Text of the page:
Liz Truss Says She Was Too "Loyal" To Resign From Boris Johnson’s Cabinet
Foreign secretary Liz Truss has defended her decision not to resign from Cabinet as Boris Johnson’s government unravelled last week, claiming she stayed because she is a “loyal person”.
Truss's campaign to replace Johnson as leader of the Conservative Party and Prime Minister got off to a tricky start this week after she came third in the first round of MP voting with 50 votes, trailing behind Rishi Sunak’s 88 votes and Penny Mordaunt’s 67 votes.
Some in the party have suggested that Truss’s close alignment with the final chaotic days of Johnson’s government could have tainted her prospects, allowing underdog Mordaunt to take the lead among the right of the party.
While frontrunner Rishi Sunak was also in Johnson’s Cabinet, his resignation as Chancellor and long-running rumours about tensions between Number 10 and Number 11 could have served to neutralise his association with the outgoing Prime Minister.
Truss, however, is a staunch ally of Boris Johnson, and chose to remain in Cabinet last week when Sunak, health secretary Sajid Javid, Wales secretary Simon Hart and Northern Ireland secretary Brandon Lewis all quit.
The foreign secretary explained that she was "a loyal person" when asked why she remained when around 50 members of government ultimately resigned over Johnson’s leadership.
"I’m loyal to Boris Johnson. I supported our Prime Minister’s aspirations,” she told reporters gathered at her leadership launch on Thursday.
Asked whether she had been tainted by her association with Johnson, Truss insisted she had been “critical within Cabinet” of the proposed National Insurance rise, which she promised to reverse as PM.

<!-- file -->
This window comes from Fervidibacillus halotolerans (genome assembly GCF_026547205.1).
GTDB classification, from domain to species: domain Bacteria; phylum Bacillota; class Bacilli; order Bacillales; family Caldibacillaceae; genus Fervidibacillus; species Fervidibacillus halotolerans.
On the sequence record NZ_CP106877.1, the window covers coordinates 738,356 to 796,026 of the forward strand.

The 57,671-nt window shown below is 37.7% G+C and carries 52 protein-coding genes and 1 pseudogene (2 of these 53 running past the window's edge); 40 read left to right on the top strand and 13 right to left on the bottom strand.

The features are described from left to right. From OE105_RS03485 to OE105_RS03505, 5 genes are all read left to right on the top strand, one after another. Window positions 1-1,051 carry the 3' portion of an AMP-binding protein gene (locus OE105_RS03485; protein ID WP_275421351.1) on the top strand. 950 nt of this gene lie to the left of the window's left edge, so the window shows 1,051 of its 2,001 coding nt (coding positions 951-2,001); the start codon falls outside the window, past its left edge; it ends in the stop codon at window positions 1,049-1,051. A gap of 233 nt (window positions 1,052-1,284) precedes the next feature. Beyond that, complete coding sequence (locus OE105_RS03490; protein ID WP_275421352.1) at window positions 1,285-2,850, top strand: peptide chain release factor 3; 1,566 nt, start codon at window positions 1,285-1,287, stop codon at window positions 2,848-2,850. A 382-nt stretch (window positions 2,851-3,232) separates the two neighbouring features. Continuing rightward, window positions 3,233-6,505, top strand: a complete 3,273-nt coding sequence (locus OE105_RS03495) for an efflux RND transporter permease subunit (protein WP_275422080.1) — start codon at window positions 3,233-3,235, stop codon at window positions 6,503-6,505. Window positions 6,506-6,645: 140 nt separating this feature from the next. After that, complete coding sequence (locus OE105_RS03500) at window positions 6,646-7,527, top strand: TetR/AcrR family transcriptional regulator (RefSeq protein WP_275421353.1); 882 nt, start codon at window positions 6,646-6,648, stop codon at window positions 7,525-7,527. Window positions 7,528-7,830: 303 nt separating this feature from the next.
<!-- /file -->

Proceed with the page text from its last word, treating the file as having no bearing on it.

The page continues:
“I care deeply about this country. I want us to be an aspirational nation, where people from all backgrounds and all parts of the United Kingdom have the opportunity to have a great education, be able to start their own businesses and realise their dreams,” she said.
“Everyone should have the same opportunities, regardless of their background or where they live. And that is what is levelling up is, in a Conservative way.”
Truss was also critical of some of the negative briefings directed towards candidates in the leadership campaign.
Truss's predecessor as lead Brexit negotiator Lord Frost, who resigned in protest last December, launched a blistering attack on her main opponent Penny Mordaunt on Thursday morning, in which he claimed he had “‘grave reservations” about Mordaunt's ability to lead the country.
“I’m sorry to say this, I felt she did not master the detail that was necessary when we were in negotiations,” Lord Frost told TalkTV.
“She wouldn’t always deliver tough messages to the EU when that was necessary.”
The Tory peer and former Brexit negotiator added: “She wasn’t always visible. Sometimes I didn’t even know where she was. It became such a problem that after six months I had to ask the prime minister to move her on.”
Asked if she agreed with Frost's comments, Truss said she was putting forward a “positive agenda” and “certainly won’t be making and disparaging comments about any of my fellow candidates”.
She added: “I think, in fact, the Conservative race shows the broad range of talent we have in the Conservative party.